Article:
GB: Do you do anything else to manage diabetes better? HB: Yes! Diabetes management goes WAY beyond just eating, medication and exercise.
I have found that having a daily routine helps me manage diabetes, as well as various forms of stress reduction, like meditation, breathing techniques, massages and self-love, keeping up motivation, the right supplements, along with exercise, eating the right things, drinking enough and taking the right medication.
GB: What is the hardest part of being diabetic? HB: The constant worry. And keeping up with the roller coaster, both physical and emotional.
GB: And the best part? HB: How it’s shaped me as a person. It’s taught me self-discipline, celebrating the small things and victories, made me stronger, more resilient and to find happiness in every day.
GB: Does your diabetes cause you any other problems? HB: I try not to see the limitations of diabetes, and at least not let them limit me. But of course there are moments I have to sit down and take it easy rather than going at full speed…
GB: What would you like a non-diabetic to know about having diabetes? HB: There’s much more to diabetes than eating and taking insulin. And blaming people for having diabetes is not exactly right either, it only creates a social stigma. That stamp is difficult to get rid of.
GB: What would you tell someone who has just been diagnosed with diabetes? HB: I would tell them three things: 1) Take a deep breath, I know it’s overwhelming. 2) Your doctor doesn’t have all the answers, you’re your own best doctor. 3) Keep at it, it takes time, but when you find what works for YOU it’ll all be alright.
GB: Who do you get support from? Who treats you? HB: Oh I have a whole team of teams!
My first priority is Team Hanna, which consists of my body and I. Secondary is my husband, then family and friends. Thirdly, I have assembled a real Dream Team of medical staff consisting of an endocrinologist, diabetic nurse, diabetic educator, ophthalmologist, podiatrist, and dermatologist.
Is there anything else you’d like to know about me or diabetes? Ask them in the comments and I’ll answer them too!
You’ve stocked up your fridge. It’s full of awesomely healthy things to make.
And the intention is there to actually make that chicken soup, the lamb and the crockpot (that’ll leave leftovers for lunch the next day, too.)
Yet, when it’s nearing dinner time, you say “eff it. Let’s go out for dinner.”
Or maybe you actually have something important to celebrate! Wohoo!
Whether you have diabetes or not, you want to continue your healthy lifestyle even if you (have to) go to a restaurant every once in a while.
But how on Earth can you do that?
What type of restaurant has the most options available to mix and match a menu that suits your individual needs?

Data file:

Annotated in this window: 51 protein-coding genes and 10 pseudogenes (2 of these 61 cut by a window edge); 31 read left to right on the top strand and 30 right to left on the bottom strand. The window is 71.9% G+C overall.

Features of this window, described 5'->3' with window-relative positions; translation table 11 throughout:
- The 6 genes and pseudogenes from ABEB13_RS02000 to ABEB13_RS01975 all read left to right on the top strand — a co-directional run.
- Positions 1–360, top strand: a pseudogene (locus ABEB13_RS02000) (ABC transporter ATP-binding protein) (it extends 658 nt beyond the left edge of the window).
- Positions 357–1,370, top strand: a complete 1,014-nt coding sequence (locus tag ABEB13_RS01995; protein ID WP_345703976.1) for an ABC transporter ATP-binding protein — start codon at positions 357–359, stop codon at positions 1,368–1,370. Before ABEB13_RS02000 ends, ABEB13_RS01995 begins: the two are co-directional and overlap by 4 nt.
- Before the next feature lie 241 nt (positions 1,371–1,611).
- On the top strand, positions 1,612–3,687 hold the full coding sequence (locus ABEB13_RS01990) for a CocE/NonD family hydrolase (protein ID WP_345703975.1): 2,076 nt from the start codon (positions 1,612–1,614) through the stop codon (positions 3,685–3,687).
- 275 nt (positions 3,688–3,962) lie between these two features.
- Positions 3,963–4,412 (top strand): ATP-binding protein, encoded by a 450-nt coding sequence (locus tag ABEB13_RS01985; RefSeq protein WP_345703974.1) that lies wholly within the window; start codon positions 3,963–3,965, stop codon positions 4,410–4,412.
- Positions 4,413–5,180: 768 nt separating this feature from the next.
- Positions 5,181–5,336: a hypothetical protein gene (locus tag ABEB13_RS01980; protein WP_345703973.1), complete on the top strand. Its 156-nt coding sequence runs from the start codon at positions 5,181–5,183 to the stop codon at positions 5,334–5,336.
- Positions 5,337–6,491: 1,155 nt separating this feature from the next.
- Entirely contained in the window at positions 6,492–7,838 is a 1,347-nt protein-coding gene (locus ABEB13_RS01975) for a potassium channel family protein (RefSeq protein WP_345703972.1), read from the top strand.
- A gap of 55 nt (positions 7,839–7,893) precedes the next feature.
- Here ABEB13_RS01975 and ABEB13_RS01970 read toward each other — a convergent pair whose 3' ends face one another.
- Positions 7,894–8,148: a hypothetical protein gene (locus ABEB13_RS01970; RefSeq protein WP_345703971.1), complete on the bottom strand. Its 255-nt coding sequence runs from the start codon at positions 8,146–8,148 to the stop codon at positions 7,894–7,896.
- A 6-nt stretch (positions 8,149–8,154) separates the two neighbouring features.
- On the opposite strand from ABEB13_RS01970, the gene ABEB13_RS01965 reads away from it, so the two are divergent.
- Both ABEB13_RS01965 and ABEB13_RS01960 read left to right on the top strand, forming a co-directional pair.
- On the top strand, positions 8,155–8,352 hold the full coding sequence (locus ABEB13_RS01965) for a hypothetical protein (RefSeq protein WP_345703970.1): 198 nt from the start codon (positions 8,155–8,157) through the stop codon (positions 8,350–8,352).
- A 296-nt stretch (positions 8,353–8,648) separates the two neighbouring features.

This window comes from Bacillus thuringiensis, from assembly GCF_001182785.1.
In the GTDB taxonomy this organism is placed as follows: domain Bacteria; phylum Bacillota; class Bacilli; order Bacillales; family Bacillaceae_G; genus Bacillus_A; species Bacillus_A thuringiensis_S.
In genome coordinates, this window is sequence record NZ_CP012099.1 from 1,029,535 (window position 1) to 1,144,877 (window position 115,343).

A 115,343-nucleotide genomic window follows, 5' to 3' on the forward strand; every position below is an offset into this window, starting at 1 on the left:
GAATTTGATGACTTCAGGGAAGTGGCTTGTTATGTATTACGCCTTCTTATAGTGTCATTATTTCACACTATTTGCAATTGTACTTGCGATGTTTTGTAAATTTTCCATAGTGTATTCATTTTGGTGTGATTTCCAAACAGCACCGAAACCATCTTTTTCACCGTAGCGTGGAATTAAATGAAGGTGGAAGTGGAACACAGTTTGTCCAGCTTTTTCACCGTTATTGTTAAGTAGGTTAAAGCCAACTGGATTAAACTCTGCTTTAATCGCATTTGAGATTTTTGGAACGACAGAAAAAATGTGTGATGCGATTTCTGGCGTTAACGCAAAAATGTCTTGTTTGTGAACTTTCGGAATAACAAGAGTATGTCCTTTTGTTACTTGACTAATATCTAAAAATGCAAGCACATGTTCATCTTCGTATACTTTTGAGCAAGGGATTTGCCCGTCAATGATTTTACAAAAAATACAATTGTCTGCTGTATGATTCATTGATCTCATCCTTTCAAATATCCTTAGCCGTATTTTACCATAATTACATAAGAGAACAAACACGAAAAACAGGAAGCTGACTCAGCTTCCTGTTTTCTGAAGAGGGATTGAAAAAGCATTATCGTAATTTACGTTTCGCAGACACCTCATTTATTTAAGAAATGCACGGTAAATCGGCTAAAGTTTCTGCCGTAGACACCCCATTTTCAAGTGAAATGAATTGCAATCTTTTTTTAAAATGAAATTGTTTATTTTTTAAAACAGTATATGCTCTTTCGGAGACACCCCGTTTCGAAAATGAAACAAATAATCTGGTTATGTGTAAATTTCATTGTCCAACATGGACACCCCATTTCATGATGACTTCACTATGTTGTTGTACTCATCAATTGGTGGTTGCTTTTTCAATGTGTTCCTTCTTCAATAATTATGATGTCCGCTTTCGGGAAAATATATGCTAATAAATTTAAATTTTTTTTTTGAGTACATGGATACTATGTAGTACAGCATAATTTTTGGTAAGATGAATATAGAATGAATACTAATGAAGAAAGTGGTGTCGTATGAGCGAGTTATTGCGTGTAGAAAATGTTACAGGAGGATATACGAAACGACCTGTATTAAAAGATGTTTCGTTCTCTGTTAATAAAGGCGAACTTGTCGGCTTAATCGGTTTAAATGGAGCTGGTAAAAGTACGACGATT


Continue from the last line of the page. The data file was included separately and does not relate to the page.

That restaurant, my friend, is a steakhouse. (if you’re a vegetarian, I understand if you close this page now. Come back next week, though!)
And, before you want to leave me an angry comment below this post, no, red meat is not dangerous for you. At least not in the amounts you can eat in one sitting. If you follow me on Instagram, where I post a lot of what I eat to inspire you to a healthier lifestyle, you’ll see that I often eat red meat. And I’m probably the healthiest I’ve ever been!
With the usual steakhouse mix and match type of menu, it’s usually incredibly easy to find things on there that suits your particular needs in terms of food. They’re usually constructed something along the lines of this model:
1. Meat. Choose the cut, type and degree of it that you like. Usually there are also other things that would fit under this category, like chicken, fish, or some seafood dish, if you don’t feel like having red meat.
2. Side. An absolute majority of steakhouses have some type of vegetables listed under their side dishes. You might need to use the old willpower card for the fries, if you usually love those. I promise you it’s not worth it though.
3. Sauce. If you want to be extra cautious, choose the garlic/herb butter, as the Béarnaise sauce can contain wheat (gluten) and other nastiness. Or if they have a chimichurri or gremolata, that works too. Also avoid the salsa if you can, many add sugar to theirs!
The other pitfall might be desserts, but if you’re anything like me, you’re too full from the real food to even think of that kind of stuff at the end of a steak house meal. Decaf espresso please, and the bill!
And that’s about it. It might just be the easiest restaurant menu to navigate in the world.
My number 1 tip at any kind of restaurant is: Dare to ask!
Dare to ask if they have some vegetables instead of those fries, if there’s wheat in that sauce, or if they can make a sugarfree margarita (most can!).
It’s always a better option to ask than to sit at a lovely restaurant knowing that you’re going to feel not-so-great in a second, or even worse, not have any clue of it and it hits you like a wet fish in the face.
Extra tip: If you’re (ever) in Zürich, I have a golden tip for you…
Restaurant Goodmans. Holy cow (ha!), that was beyond yummy! We got a viewing of their meat cooler where they hang-dry the beef, which the quality of is so amazing at this place. Not to mention the wine, the service (thanks, Rob!), and the side dishes. They also cater for any allergies or food intolerances. Everything was so well organized and well made, I just can’t WAIT to go back to this restaurant!
There are of course many, many other types of restaurants that are flexible, willing and able to cater for your needs. What is your favorite type of restaurant to go to?